Skip to main content

Posts

Showing posts from February, 2013

Works on Paper by Picasso at the Art Institute

This new show has opened at the Art Institute exploring the links between Chicago and Picasso. Actually, the starting point are the large holdings of works by Picasso both in the museum and by Chicago collectors. The actual exploration that emerges from putting more than 400 of those works together is mostly about Picasso's creative process. The great things that reflects on the lenders is that a) they made the works visible to the public, many for the first time, and b) they allowed all sorts of interesting reflections and contrasts to emerge.

I just filed a piece for Hyperallergic that goes into those connections in more detail. For now, what I'm left with is still the strong impression of how dominated the exhibition is by works on paper. There are paintings and sculptures, of course, but each of those pieces is informed by the smaller, more intimate works in the drawings, sketches, etchings, books, and so on. I was particularly thrilled to see the complete Vollard Suite, …

Learning from Students

In the Journal and Sketchbook class yesterday (which I am co-teaching with writer-wife Patty at Columbia College Chicago), I saw lots of good things, and some new things.

Bear in mind that this is primarily a creative writing class, with drawing activities used to heighten a writer's "seeing in the mind". In other words, most of the students are writers first, and drawers second (if they draw at all). I taped photocopies from some of the students' sketch-journals to the walls so we could talk about them, and it was interesting to see the different ways they are putting text and image together on the page:




Patty and I also ask the students to prepare a ten minute presentation on an artist-writer, or a writer-artist -- basically they can choose anyone for who uses text and image as a way to feed the process of their chief creative practice. The canonical examples for this class, then, are writers like ee cummings, Franz Kafka, or DH Lawrence, who did a lots of paintin…

A New Place

I moved studios nine days ago,and am currently in the middle of setting things up in the new space. It's a process that will probably take until the end of the month, which in turn means that I won't get seriously into making new work until March. This is one of the reasons why I postponed moving from my last studio in Wicker Park, even though that one had been very unsuitable for me for a long time: I hate the whole moving thing, the waste of time involved in packing up boxes, throwing things out, moving, and unpacking the boxes at the other end.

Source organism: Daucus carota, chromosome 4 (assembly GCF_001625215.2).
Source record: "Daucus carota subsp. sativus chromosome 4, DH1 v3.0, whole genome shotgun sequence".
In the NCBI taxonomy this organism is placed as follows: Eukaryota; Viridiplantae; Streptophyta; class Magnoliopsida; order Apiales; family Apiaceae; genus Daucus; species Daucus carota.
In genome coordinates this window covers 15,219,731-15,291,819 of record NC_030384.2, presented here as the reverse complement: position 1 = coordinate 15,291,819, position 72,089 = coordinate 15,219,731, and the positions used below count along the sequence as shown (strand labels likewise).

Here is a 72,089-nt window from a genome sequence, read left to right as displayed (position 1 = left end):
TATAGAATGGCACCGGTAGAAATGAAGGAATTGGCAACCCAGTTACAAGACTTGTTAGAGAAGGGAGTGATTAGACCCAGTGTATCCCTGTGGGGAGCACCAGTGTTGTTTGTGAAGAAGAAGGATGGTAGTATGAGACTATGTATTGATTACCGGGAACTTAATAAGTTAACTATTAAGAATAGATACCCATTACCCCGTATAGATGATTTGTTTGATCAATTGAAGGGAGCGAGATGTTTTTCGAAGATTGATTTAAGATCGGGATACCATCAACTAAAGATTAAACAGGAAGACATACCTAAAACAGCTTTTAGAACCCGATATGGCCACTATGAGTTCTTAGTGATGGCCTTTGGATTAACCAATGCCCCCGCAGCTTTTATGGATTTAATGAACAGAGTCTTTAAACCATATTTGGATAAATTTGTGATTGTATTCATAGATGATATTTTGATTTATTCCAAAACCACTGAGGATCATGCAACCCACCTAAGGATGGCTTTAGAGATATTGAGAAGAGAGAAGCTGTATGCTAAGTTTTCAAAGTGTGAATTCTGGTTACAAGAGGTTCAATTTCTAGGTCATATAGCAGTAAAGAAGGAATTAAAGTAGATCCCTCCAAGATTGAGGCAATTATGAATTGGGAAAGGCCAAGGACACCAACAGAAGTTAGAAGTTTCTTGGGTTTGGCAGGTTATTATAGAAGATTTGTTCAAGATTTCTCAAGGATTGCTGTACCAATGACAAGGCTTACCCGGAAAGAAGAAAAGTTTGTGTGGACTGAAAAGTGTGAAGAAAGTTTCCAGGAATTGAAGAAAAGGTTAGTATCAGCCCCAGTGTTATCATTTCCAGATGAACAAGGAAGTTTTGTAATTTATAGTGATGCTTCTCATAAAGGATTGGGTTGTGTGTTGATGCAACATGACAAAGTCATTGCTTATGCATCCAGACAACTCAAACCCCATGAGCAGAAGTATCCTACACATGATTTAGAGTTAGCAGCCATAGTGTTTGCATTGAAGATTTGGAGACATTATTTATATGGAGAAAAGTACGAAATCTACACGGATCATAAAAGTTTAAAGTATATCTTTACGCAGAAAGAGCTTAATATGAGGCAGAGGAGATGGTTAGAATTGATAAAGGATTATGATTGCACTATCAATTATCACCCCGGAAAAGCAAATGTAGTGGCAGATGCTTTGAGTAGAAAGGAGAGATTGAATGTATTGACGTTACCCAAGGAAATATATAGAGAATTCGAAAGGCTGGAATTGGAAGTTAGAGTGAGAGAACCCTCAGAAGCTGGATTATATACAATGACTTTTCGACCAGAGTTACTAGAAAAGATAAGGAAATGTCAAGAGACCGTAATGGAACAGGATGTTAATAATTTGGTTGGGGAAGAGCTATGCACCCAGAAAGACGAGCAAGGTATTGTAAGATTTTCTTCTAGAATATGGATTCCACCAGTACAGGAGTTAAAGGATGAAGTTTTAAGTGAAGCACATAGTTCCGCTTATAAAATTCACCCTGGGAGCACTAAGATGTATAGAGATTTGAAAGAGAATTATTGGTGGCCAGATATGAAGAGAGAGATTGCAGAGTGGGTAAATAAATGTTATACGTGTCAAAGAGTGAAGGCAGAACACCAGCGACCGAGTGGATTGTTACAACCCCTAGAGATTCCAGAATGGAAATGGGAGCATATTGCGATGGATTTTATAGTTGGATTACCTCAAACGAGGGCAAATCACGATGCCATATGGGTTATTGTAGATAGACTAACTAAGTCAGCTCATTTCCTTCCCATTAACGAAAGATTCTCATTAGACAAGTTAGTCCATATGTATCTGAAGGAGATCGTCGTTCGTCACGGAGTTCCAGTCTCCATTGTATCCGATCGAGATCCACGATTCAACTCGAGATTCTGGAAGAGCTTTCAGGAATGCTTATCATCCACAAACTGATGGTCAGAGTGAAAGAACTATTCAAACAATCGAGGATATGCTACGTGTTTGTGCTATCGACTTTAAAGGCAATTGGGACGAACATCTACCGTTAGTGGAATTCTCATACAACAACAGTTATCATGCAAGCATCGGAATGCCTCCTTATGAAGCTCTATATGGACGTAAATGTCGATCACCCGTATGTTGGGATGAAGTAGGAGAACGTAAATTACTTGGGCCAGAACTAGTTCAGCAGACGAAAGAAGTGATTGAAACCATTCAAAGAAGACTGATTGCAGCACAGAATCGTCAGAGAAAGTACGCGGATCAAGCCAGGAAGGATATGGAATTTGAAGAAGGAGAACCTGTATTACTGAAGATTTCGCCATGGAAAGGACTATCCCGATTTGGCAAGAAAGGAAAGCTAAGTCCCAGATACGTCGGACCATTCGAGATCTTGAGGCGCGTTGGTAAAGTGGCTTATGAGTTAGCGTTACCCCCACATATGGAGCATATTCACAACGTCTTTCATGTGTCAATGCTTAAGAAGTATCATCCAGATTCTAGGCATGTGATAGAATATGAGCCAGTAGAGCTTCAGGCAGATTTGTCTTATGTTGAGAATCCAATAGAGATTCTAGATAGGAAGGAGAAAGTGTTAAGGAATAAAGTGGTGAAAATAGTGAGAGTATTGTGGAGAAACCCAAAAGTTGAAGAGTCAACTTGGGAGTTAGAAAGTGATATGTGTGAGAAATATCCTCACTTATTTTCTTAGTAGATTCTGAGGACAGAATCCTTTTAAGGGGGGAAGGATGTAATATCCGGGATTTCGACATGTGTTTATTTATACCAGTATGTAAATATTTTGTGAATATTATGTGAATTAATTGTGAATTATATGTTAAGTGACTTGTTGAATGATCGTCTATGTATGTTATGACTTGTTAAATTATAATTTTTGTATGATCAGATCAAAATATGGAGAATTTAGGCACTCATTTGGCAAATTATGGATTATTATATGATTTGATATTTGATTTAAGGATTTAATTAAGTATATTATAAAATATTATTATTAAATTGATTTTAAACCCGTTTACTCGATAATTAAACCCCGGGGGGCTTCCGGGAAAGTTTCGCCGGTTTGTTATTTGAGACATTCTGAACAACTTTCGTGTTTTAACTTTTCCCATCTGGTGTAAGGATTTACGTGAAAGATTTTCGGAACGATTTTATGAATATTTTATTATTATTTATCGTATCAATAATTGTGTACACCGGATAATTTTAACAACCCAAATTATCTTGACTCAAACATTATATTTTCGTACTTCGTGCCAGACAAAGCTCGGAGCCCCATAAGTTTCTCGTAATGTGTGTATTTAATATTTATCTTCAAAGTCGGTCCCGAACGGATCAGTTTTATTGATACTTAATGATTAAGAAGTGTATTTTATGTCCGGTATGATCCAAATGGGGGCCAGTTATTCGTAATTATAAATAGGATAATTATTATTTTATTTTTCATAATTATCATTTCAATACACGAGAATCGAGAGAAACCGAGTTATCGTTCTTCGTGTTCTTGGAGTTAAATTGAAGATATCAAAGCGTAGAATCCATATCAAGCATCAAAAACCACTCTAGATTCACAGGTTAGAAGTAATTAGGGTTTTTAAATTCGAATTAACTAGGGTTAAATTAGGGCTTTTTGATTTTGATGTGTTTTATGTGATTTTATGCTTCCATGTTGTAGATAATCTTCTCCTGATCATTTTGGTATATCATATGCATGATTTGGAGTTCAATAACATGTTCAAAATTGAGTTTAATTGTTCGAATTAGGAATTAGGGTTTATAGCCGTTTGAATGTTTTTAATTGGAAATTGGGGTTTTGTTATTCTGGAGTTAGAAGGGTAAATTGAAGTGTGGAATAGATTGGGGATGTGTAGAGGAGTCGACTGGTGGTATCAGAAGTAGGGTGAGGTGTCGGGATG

But it's done, and now I have a clean slate to set up a new space in the way I want, and to try to get it right this time. The ceilings are very high in this space, so no more scraping the flesh off my scalp like I did many times in the previous space. I've got a printmaking area set up already (see photo above), and on Sunday I decided to give it a test drive, using an etching that I made in 1998:


It's a four inch x fou…

A Dedicated Woodcut Artist

Karen Kunc is an artist living in Nebraska who has been making prints and artist's books for more than 25 years. Her chief medium is woodcut, which she combines occasionally with other media to create these striking, beautifully coloured images that are derived from natural forms but developed into her own personal abstract language.

Whether in book or as an editioned print, her work always has a balance of multiple elements within the picture space, small shapes overlaid with larger shapes, geometric forms and organic forms, straight marks against flowing marks. Sometimes she inks all the colours on one block, and at other times (I'm guessing) she makes an image by overprinting two or more woodblocks.
Her books are true exemplars of the form, particularly the accordion fold:


I've known about her work for a long time, but recently I saw one of her books again in The Book as Art, which a friend lent to me. If you go to her website, you'll see hundreds of pictures of her…